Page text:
It's been a full week, and I've spent a lot of it roaring at the children. And then feeling awful about it (this tends to help with the roaring - guilt as curative) and then feeling like I'd betrayed the point of last weekend, which was obviously meant to fix me so that I am, however briefly, a more mellow and loving person.
Instead, this was the week of stumbles and bumbles and impressively loud grumbles. I used words like unfair a lot, and a vague not nice - both of which I interpret as I can't really figure out why I'm draggin here, but I am NOT happy and somehow NOT kicking into the higher mama gear necessary to deal. Suck it up, shorties. This, as you can imagine, is seriously inspirational stuff, which is why I blog about it.
In short, this has been a fairly typical Imperfect week, with some added baggage. (see guilt, above):
* I created myself a nifty email addy, all anonymous and suchlike
* I signed my real name to a couple of emails from my nifty addy. erm. This is extremely uncool, the Man points out, in terms of the whole blogging deal (negotiated way back when), in which I promised not to endanger my future chances of getting insured by using real names. Argh. The Man is now politely ticked off (he does this extremely well) and I feel like a ripe idiot
* I sold an essay. To someone with an actual printer.
* I watched a book contract start to go down in flames. Mayday, mayday.
* I made food
* I was to rushed to actually slow down and taste it. Which is a real shame, because I made things like basil-artichoke pesto (see below), which is amazing. Hat tip to The Allergic Kid for the recipe, now happily adapted.
* the Toddles got hives - for no apparent reason
* I celebrated how calm I was about the hives by yelling at the kids for something completely unrelated. See how good?
* I invited a bunch of people to come and visit
* I realized that September is coming, complete with school training sessions and deadlines and freaked out...and then decided I was freaking out over the people coming to visit. See how more good?
* I ate peaches, warm from a tree. They taste so good that I deliver some to a friend who is currently a bit short on both sunshine and trees. Well, maybe not the sunshine.
* I started reading Barbara Kingsolver, who is currently trying to persuade me to only eat my peaches warm from a tree. I decide to resent Barbara, and eat several plums cold from the fridge. They do not taste nearly as good, and Barbara snickers.
* I volunteered to be an editor at Bridges, a really excellent new website that looks to become a resource for people working through a wide, wide range of challenges. I've been reading things that are (gasp) unrelated to my children, food allergies or hemophilia. While eating chilly grapes. (Take that, Barbs!)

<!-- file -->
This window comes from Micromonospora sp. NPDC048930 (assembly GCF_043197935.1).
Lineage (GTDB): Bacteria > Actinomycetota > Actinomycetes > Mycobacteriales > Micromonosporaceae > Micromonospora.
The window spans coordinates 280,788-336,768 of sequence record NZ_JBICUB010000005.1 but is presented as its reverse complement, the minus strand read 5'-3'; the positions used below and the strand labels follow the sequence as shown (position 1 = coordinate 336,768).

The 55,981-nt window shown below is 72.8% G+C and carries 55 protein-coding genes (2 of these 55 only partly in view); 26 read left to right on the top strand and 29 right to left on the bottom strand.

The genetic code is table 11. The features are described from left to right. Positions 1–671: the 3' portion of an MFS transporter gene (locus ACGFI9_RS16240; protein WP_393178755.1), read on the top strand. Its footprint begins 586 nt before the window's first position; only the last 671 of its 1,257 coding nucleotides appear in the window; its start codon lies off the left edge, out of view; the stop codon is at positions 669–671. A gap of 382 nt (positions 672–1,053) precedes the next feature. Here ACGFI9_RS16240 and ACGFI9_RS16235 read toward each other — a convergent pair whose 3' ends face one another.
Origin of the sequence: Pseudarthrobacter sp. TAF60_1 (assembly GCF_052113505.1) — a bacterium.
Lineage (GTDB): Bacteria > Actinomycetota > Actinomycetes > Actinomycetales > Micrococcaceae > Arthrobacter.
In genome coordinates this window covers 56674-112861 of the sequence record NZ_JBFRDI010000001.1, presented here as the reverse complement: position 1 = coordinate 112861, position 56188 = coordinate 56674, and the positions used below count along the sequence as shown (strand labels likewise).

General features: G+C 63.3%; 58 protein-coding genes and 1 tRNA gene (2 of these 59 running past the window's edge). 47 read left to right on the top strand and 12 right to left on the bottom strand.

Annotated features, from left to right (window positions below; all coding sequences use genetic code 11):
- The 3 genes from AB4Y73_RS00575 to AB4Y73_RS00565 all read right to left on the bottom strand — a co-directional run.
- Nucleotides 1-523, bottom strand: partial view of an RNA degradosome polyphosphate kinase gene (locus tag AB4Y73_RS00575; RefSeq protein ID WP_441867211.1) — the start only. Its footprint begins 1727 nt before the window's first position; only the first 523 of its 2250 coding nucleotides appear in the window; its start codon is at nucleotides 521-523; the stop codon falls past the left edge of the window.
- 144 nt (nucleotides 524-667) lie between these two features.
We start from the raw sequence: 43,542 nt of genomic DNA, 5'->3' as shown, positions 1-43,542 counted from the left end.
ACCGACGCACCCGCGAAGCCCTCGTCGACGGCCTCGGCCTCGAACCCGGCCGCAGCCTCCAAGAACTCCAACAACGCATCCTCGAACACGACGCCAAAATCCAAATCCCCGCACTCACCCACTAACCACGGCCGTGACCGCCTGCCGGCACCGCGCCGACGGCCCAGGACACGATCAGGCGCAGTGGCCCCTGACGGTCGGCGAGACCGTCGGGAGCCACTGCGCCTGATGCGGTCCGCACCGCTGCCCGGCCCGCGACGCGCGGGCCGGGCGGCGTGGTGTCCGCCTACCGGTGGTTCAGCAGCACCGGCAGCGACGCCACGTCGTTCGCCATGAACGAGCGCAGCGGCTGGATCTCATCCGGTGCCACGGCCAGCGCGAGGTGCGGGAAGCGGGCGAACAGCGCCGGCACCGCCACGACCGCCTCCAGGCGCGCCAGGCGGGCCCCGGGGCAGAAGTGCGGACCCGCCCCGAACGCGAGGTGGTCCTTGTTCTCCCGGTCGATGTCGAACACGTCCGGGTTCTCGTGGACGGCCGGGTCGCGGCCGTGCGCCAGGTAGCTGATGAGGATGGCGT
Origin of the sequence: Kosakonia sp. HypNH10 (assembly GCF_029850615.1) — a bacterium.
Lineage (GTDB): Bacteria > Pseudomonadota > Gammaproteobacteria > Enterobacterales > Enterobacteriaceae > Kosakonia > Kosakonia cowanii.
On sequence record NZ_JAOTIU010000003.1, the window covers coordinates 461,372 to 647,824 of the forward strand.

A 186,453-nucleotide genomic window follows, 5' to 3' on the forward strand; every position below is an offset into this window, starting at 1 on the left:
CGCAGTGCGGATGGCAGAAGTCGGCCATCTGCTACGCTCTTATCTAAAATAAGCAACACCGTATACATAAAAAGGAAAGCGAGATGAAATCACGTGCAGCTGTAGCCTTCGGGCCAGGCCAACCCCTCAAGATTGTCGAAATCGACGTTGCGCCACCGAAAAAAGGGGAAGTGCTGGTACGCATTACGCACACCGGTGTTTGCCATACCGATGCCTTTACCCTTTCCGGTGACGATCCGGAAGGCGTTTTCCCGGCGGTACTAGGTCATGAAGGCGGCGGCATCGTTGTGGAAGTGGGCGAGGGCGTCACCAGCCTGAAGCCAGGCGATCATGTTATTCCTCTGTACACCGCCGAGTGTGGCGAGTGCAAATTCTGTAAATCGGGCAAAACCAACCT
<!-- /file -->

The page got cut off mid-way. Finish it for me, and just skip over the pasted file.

* I had coffee with someone who really could not have been my friend, who chewed me out spectacularly, told me that she thought I was a terrible parent, and now seems rather nice. My thanks to a certain librarian, who helped me with some necessary translation.
Basil-Artichoke Pesto (or That Which is the Best-o, saith the Toddles)
serves many, or makes enough to generously coat 1.5 bags of spaghetti
1 large bunch basil, well washed and thoroughly dried
1 can artichoke hearts
juice of 1/2 lemon (optional: toss in the zest)
2 cloves garlic
1/4 tsp salt
1/4 tsp coarsely ground black pepper
1/3 c sunflower seeds
1/4 c olive oil
In food processor, blend garlic and salt. Add artichokes, basil, sunflower seeds and blend a bit more. Toss in remaining ingredients. Consider that, were your food processor less than 12 years old, you are probably going to be able to get away with chucking everything in at once. But what would be the fun in that?
Taste, and adjust seasonings. Toss with hot pasta, or use as a sandwich spread. When saved for the next day, avoid oxidization by gently pressing a bit of plastic wrap right onto the surface of the pesto.
a couple of things to consider:
The FDA is taking comments on those pesky allergen advisory labels. May have peanuts seems clear, but how does it compare to made in a facility that processes peanuts? Or made on shared equipment with peanuts? Or good manufacturing standards used in a plant that also processes peanuts? Argh? Feel free to weigh in here - and hat tip to the Allergic Kid.
seen this? It's a great little video on von Willebrand's Disease - an astonishingly common bleeding disorder that affects 1-2% of the population.
An enjoyable discussion about pareve vs dairy-free over here: these guys definitely don't live in Allergy World. But it's interesting stuff, nonetheless.